It happened during a trip to the Hawaiian island of Kauai. I went there for a month, bringing with me books to study ancient geometry. I was looking into the realm of sacred geometry in order to speak with people about the sculptural art I had been making for the past several years, creating large installations for festivals. The sculptures used geometric supports and I was often asked about their meaning. With a friend I made a 2 day hike to a remote beach called Kalulau Valley. With an intense backdrop of deeply gullied lush green hills on one side (the opening helicopter scene in Jurassic Park was filmed in this region) and a solid curling crystal clear wall of beach breaking waves to the other, I did an internal journey for several days. On one of those days my friend and I were playing in the sand with our walking sticks, doing calligraphy as we had seen in the movie ‘Hero’. That led to drawing designs, which led to drawing circles. The geometry I had been studying came to me and I started explaining what I had been learning- the circle representing the unity, the 2 overlapping circles representing the multiplicity, the 3 overlapping circles creating the triangle, the first 2 dimensional form, and so forth. It was though I was hit with a bolt from the heavens – I had a vision that I could do enormous designs such as I had been studying and I could picture exactly where I would do them, at Ocean Beach in San Francisco, with it’s wide flat beach. It was several weeks more before I could actualize what I had envisioned (the Kauai beaches being far too narrow and steep, with coarse grains that dry too quickly). When I got home, I immediately went out to the beach to see if my vision was true. The first run was a product in the moment, using my hand to make the marks. The next time I went back several days later it was with the tools I continue to use to this day and done near the cliff so I could look at it from above. The second piece was huge, I was off to a running start.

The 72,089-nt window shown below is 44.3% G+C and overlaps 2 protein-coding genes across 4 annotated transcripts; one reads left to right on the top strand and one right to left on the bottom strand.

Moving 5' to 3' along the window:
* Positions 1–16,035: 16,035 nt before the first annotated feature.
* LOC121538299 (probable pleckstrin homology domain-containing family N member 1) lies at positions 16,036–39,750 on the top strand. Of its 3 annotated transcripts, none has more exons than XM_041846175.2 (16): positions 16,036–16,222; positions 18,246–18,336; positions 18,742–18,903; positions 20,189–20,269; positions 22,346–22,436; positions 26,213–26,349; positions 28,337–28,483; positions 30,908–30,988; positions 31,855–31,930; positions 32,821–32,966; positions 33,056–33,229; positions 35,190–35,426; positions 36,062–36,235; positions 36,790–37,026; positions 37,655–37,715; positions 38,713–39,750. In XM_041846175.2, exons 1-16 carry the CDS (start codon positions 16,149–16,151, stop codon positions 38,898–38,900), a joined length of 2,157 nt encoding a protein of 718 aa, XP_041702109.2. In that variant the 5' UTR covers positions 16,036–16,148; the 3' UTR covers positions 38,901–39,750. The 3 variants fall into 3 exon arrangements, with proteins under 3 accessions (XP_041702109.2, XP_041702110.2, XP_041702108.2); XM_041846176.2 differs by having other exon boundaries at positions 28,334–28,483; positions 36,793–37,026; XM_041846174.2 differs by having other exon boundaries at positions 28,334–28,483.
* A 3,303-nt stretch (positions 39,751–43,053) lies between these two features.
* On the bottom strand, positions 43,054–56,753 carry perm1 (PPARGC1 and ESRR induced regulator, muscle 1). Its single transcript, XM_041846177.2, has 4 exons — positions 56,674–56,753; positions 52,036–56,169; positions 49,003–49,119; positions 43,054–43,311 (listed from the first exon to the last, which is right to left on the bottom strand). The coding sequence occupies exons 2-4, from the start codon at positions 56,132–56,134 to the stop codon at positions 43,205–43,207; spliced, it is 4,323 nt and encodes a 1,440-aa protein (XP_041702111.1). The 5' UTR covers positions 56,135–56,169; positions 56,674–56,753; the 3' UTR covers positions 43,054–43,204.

I imagine you feel an instinctive attraction towards the sea. Can you talk about that? When did it begin? How did it manifest itself?